by Howard Shapiro

Verdict: This graphic novel is about much more than the sport in its title: it’s a realistic portrait of strength, growth, and friendship.

IR Rating



IR Rating

The final installment in Howard Shapiro’s Forever Friends trilogy, HOCKEY KARMA, follows the dual protagonists Jeremiah “Jake” Jacobson, an athlete well known for his prowess on the ice, and his friend/agent, Tom Leonard. When Jake hurts his back, he develops a painkiller addiction. His family life spirals downward, and he constantly leaves Tom hanging on a big city project they’d been planning together. Things get even more complicated when Tom starts wondering whether he’s just been living in Jake’s shadow his whole life.

The characters in HOCKEY KARMA are relatable and believable: even though the book is made up of primarily illustration and dialogue, Tom’s and Jake’s motivations are so nuanced and developed that readers quickly come to empathize with them—and care what happens in their lives. Even side characters, like Jake’s wife and daughter or the old flame with whom Tom reconnects, have layers of personality that come across just as well as they might in a full-fledged novel. The dialogue itself is natural, and the character interactions never feel stilted or forced. Shapiro is deliberate in his word choice, avoiding too much hockey jargon that a casual reader might not understand. In fact, there are no throwaway moments in this slim volume; every scene, every conversation, serves to further the story and the multiple narratives it contains.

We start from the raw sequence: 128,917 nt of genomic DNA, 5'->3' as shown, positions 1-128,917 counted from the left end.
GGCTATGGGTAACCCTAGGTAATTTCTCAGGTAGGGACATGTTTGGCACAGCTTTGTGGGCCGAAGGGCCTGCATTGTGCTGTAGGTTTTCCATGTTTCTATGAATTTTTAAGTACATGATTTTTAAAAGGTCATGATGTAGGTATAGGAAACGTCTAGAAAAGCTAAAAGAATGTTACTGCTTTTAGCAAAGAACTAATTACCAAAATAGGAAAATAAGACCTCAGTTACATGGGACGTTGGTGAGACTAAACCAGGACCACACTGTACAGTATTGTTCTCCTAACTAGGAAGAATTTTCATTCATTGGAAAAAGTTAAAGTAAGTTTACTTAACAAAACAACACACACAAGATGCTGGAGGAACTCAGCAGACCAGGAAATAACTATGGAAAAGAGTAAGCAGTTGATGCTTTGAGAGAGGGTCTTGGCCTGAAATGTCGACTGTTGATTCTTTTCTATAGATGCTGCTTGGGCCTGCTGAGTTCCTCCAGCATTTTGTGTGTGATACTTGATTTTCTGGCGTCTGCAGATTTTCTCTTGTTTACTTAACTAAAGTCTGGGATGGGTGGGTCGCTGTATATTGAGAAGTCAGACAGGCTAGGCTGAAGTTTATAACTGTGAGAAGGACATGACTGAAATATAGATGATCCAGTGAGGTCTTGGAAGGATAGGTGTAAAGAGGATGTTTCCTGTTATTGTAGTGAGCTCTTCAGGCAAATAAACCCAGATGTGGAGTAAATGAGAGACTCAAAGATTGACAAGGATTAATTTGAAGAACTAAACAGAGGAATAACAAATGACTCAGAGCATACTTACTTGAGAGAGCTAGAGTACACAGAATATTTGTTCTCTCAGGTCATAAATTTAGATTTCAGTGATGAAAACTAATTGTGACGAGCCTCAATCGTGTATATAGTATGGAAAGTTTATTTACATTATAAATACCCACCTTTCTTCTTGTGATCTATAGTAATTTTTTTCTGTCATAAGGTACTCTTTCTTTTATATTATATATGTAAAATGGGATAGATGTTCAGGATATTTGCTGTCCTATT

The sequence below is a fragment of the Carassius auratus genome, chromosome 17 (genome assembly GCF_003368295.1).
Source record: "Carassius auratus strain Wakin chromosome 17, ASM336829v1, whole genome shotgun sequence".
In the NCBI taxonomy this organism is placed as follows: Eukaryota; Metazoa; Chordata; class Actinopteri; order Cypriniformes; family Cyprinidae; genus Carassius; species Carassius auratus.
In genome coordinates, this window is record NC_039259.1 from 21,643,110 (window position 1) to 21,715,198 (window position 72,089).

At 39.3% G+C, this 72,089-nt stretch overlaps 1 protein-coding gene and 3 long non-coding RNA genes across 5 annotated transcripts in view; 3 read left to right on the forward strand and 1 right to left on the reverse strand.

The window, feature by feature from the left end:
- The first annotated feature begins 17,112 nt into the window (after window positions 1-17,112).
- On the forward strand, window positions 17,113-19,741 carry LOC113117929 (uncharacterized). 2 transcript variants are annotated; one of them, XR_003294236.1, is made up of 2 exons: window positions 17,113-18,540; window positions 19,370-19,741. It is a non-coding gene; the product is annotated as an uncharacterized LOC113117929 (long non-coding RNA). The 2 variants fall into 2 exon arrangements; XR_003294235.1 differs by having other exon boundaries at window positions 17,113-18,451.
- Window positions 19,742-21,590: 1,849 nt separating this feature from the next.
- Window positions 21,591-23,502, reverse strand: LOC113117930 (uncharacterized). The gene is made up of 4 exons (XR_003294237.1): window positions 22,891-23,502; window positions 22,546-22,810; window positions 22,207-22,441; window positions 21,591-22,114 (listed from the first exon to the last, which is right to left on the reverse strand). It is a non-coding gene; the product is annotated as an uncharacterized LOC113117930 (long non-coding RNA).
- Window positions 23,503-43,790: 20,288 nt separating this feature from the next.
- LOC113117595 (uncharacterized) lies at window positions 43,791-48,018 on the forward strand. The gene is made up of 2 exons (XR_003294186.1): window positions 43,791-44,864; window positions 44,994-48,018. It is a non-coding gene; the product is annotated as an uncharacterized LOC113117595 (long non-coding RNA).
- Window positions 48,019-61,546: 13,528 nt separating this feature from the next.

Big, tough questions drive this graphic novel’s plot, and much is at stake: Will Jake overcome his dependency on the meds? Will Tom abandon the city project? Will the friends’ issues create a wedge between them? These are universal problems, ones any reader could be struggling with—or at least could understand. The need to find out the answers will have them unable to put down HOCKEY KARMA until they reach its satisfying, and even a little surprising, conclusion.

But even after they’ve closed the book, readers will no doubt find themselves flipping through it again, taking the time to truly appreciate Andres Moses’ gritty, lifelike illustrations and how well they serve to further Shapiro’s story. Though some scenes are depicted solely through pictures, their purpose remains clear and their realism draws readers even deeper into HOCKEY KARMA, a book that might, at first glance, seem geared toward sports fans, but in fact portrays a slice of life that has the potential to touch us all.

~Christina Doka for IndieReader

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